During last week’s Pizza with the President, an event hosted by Loyola’s President Jo Ann Rooney, she brought up our critical staff editorial published Feb. 13.
The editorial argued Loyola’s media policy is detrimental to the entire Loyola community.
She defended the policy’s implementation, mandates and purpose. She also claimed The Phoenix’s “inaccurate reporting” has put the university at risk — a claim that seems to have little weight.
By doing this in a meeting students are barred from, Rooney addressed the editorial and the university’s media policy with virtually everyone except those who deserved a response most — The Phoenix.
Our editor-in-chief, Henry Redman, reached out to Rooney Thursday inviting her to speak on-the-record with The Phoenix’s Editorial Board in order to respond to the editorial and any questions the board might have.
The following Monday, Rooney responded to his email, but ignored the request for an on-the-record meeting with the Editorial Board.
But why won’t she go on the record? Why won’t she address The Phoenix’s Editorial Board — and by extension, the student body? Why will she only meet with one representative from The Phoenix?
More unanswered questions.
Instead, she made two invitations of her own to “foster dialogue.” She said the university is creating a “task force” to evaluate the policy. Rooney is attempting to make this go away without committing to any real change. She’s hoping the problem gets lost in the same shuffle as past seemingly useless task forces.
She wants this issue handled without public scrutiny. As a newspaper, we disagree.
In her response, she also stated The Phoenix has been a liability for “inaccurate reporting.”
In so many words, she called us fake news. She’s now one step shy of tipping the scale to echo Donald Trump’s attacks on the free press.
“Accuracy matters, and in the case of the Phoenix, the University is liable and has been held liable for inaccurate reporting,” Rooney wrote.
But what inaccuracies is she referring to? And how has Loyola been held liable?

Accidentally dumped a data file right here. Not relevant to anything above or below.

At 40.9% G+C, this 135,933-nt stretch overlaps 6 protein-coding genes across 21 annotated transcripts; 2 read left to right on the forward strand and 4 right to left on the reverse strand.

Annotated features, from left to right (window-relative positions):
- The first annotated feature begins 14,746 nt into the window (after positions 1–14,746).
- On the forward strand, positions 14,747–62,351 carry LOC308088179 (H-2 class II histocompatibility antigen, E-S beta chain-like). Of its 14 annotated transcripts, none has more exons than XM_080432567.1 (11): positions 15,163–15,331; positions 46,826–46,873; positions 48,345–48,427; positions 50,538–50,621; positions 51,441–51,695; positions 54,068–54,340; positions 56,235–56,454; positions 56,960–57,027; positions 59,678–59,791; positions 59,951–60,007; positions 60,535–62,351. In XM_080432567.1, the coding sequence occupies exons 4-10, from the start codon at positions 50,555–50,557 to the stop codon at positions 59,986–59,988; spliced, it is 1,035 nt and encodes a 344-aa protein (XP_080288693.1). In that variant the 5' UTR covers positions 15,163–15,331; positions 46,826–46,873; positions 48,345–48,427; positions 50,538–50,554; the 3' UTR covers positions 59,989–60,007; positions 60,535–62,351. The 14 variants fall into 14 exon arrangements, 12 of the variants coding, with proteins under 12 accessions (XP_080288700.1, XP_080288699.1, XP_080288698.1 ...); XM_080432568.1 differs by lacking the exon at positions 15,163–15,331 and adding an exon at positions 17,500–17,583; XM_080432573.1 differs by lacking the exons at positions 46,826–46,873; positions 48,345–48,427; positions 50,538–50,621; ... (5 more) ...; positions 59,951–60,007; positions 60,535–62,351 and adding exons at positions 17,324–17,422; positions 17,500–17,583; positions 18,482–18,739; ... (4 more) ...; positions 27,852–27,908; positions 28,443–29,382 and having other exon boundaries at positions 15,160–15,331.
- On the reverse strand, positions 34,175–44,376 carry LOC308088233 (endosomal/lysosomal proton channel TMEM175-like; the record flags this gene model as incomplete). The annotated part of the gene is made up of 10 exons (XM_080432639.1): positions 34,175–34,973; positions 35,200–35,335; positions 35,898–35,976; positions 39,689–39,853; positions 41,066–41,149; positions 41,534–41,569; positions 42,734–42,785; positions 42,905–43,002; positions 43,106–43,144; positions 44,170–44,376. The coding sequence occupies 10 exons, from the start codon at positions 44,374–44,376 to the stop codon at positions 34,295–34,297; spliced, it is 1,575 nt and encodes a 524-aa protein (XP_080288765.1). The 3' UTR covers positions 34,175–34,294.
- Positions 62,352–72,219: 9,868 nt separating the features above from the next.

We asked. Unanswered.
Loyola is shooting the messenger over what it sees as negative press. But it’s Rooney and her administration’s actions regarding our campus’ most pertinent issues — such as crime near campus and sexual assault — that are liabilities to the well-being of every Loyola student.
We asked why an attack on a student near campus wasn’t reported to the student body. Unanswered.
We asked how many sexual assaults on students during the 2016-17 academic year resulted in disciplinary action against the alleged perpetrators. Unanswered.
We gave the university the opportunity to respond with integrity. By ignoring our request for an open conversation, Rooney only digs a deeper hole.
Even some of our own professors in Loyola’s School of Communication started a petition in support of student journalism and free press.
“Preventing faculty from interacting directly with media in general and student media in particular, constitutes an abridgement of our right to speak,” the petition reads.
The widespread support of our stance shows that Loyola is on the wrong side of this issue. It’s just a matter of when it’ll get on the right side of it.
In response to Loyola’s media policy, the Foundation for Individual Rights in Education (FIRE) penned a letter to Rooney calling on Loyola to rescind the policy.
It also calls into question Loyola’s accreditation and insinuates Loyola is violating the National Labor Relations Act by not allowing professors to freely talk to the media.
In our last editorial, we outlined our concerns but no solutions. We believe Loyola’s media policy only needs four sentences.
Be truthful. Be transparent. Be accountable. Be accessible.
If the media policy is meant to work toward efficient communication between reporters and the university, then our deadlines need to be met, and the opportunity for follow-up questions must be honored.
This isn’t just a student issue. As stated in the School of Communication faculty petition, university employees feel as if they’re being unnecessarily monitored.
As one professor put it, being forced to go through University Marketing and Communications feels like being “chaperoned” — a feeling validated by FIRE.
“The policy inappropriately limits faculty members’ freedom of expression,” the petition reads.
Loyola should trust its hired members — faculty, staff, heads of departments — enough to allow them to speak on their fields of expertise.
The media policy, according to the university, is meant to protect and promote its brand. In the past week, it seems to us, the media policy has only increased negative coverage of the school — exactly the type of publicity the administration was trying to avoid by implementing the policy in the first place.
At this point, Loyola’s administration has been criticized for its media policy by more than just students. It’s been criticized by professional journalists, a free speech watchdog group, its own faculty members and more. Jo Ann Rooney and her employees have the opportunity to listen and respond with integrity.
Until now, they haven’t.